“He’s probably the last one off the field every single day, and he’s always in there doing recovery with me,” Gardner said. “And he’s watching film, catching balls after practice. Guys see that (and) see how committed he is. … He’s one of the guys that’s helping the team gel together, and he’s just a good dude overall. He wants to win, just like everybody else.”


Something that killed the Rams a season ago was long plays. Cougar wide receivers Donovan Ollie and De’Zhaun Stribling both averaged more than 10 yards per catch. With a bolstered secondary, that’s not expected to be the case this time around. 


“I feel confident in our coverage,” Norvell said. “I think we got some really good players, (and) I think we’re much improved from a year ago in our secondary. I really love Ron Hardge, Dom Jones — those guys have added a lot to (Chigozie Anusiem) as cover guys back there, and Ayden Hector’s a really good cover guy as a nickel, and Washington State should know all about him — he came from there.”

Washington State lost their top three wide receivers this offseason, but despite that major turnover from the Cougars, the man at the helm remains. Cameron Ward gave CSU problems last year, throwing for 299 yards and four touchdowns.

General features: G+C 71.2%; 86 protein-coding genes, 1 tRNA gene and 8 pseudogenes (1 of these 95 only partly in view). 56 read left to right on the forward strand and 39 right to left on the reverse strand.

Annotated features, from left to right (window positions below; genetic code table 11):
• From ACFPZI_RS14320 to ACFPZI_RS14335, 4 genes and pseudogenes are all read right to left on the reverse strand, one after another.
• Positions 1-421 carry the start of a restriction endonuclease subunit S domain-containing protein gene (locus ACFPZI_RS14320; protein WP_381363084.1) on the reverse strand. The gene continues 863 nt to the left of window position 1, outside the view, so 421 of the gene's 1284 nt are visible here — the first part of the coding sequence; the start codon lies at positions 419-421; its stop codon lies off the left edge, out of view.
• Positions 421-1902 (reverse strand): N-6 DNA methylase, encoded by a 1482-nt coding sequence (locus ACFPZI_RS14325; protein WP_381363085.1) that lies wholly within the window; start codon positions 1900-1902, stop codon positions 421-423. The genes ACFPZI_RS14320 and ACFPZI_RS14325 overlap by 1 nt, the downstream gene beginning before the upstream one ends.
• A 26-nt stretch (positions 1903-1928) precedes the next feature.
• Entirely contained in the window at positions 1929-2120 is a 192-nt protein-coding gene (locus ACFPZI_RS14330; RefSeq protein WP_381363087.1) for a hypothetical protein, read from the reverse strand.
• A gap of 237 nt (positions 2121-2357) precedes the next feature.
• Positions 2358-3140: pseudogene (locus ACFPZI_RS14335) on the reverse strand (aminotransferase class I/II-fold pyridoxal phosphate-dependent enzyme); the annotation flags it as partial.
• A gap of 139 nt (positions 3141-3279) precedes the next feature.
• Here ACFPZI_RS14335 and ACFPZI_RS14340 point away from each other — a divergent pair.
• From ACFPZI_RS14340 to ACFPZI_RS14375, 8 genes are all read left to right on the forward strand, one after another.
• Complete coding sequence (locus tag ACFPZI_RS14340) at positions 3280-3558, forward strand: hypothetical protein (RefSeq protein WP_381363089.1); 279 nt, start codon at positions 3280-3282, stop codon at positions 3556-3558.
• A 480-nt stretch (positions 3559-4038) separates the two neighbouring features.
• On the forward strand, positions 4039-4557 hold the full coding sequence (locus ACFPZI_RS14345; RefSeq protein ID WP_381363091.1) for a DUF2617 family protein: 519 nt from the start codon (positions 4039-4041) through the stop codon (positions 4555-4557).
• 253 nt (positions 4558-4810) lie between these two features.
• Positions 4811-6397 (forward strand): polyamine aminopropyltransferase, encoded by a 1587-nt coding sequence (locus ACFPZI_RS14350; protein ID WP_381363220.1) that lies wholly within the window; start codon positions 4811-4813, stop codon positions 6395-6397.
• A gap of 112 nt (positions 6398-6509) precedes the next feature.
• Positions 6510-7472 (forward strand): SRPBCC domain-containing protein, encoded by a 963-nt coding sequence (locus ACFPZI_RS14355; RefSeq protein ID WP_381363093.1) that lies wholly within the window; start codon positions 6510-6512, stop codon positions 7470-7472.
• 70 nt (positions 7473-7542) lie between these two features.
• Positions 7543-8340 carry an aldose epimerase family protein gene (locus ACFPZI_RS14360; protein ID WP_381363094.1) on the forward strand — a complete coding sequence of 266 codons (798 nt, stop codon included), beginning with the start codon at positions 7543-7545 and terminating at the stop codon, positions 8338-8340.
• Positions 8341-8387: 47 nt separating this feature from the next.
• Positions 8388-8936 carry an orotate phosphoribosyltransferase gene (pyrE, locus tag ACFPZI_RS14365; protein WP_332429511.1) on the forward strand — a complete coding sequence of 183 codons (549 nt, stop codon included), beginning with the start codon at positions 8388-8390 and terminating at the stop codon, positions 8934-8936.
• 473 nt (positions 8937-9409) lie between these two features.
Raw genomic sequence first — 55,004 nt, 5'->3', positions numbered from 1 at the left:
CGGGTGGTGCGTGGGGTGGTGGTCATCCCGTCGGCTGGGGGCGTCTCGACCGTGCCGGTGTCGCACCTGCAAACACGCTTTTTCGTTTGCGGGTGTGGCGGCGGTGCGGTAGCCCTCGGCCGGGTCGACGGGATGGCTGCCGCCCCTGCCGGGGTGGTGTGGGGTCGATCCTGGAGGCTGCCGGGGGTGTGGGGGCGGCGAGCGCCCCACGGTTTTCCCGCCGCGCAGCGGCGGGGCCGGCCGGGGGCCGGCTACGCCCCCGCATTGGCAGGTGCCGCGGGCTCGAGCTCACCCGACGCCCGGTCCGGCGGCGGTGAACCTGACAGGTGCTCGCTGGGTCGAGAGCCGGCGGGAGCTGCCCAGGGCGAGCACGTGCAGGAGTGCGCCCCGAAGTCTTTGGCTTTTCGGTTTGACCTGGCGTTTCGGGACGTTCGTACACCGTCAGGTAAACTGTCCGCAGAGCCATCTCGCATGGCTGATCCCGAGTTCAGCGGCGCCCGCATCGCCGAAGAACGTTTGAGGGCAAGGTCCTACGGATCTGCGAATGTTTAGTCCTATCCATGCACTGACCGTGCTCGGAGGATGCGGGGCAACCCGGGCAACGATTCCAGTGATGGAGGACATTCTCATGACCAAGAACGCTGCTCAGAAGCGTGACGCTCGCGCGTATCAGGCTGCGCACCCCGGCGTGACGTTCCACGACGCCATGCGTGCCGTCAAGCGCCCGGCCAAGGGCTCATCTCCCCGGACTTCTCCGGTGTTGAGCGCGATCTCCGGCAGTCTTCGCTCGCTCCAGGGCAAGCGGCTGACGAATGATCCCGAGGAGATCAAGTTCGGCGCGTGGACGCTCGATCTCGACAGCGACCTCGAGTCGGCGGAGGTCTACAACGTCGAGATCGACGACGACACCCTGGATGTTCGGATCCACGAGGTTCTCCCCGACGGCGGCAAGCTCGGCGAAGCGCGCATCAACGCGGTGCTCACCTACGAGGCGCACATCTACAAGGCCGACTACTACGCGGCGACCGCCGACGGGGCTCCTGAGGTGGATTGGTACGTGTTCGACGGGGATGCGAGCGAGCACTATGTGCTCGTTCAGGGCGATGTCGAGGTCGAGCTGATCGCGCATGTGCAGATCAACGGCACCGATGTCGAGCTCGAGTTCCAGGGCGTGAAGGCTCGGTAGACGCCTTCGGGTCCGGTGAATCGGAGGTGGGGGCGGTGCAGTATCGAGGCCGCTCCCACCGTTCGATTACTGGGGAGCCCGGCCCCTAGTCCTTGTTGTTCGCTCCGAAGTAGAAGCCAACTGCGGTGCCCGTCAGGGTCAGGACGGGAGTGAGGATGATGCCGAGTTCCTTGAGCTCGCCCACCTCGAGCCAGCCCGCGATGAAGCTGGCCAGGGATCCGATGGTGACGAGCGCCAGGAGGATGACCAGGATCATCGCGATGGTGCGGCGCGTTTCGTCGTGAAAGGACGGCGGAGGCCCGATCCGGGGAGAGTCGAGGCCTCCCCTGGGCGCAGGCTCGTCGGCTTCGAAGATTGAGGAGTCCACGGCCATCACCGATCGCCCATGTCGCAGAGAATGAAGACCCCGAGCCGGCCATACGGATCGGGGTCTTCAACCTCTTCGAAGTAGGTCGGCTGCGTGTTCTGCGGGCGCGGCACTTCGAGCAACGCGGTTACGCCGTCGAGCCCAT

While the Cougars lost several of their starting receivers, the Rams gained more depth in the secondary. This helps translate into fresh bodies who will be able to rotate in and still play at a high level.

“We know that the level of play is not going to drop off,” Rams safety Henry Blackburn said. “It’s going to stay the same standard for guys, and that’s just the biggest thing is knowing that if we need a series off or something like that, we know that guys can step in, and there’s not going to be a drop-off of execution.”

Watchlist: Chase Wilson is a familiar face around Ram country. He will make his debut as one of the leaders of the defense for the Rams. Wilson has been praised by several coaches and called the leader of the defense by Blackburn.

“That’s one thing about Chase: We all feed off of him,” Blackburn said. “I believe it’s his passion. You can see it when he’s out there on the field — he loves it. We get in the huddle before we go out to take the field, (and) he’s the one head butting all of us getting us read to go.”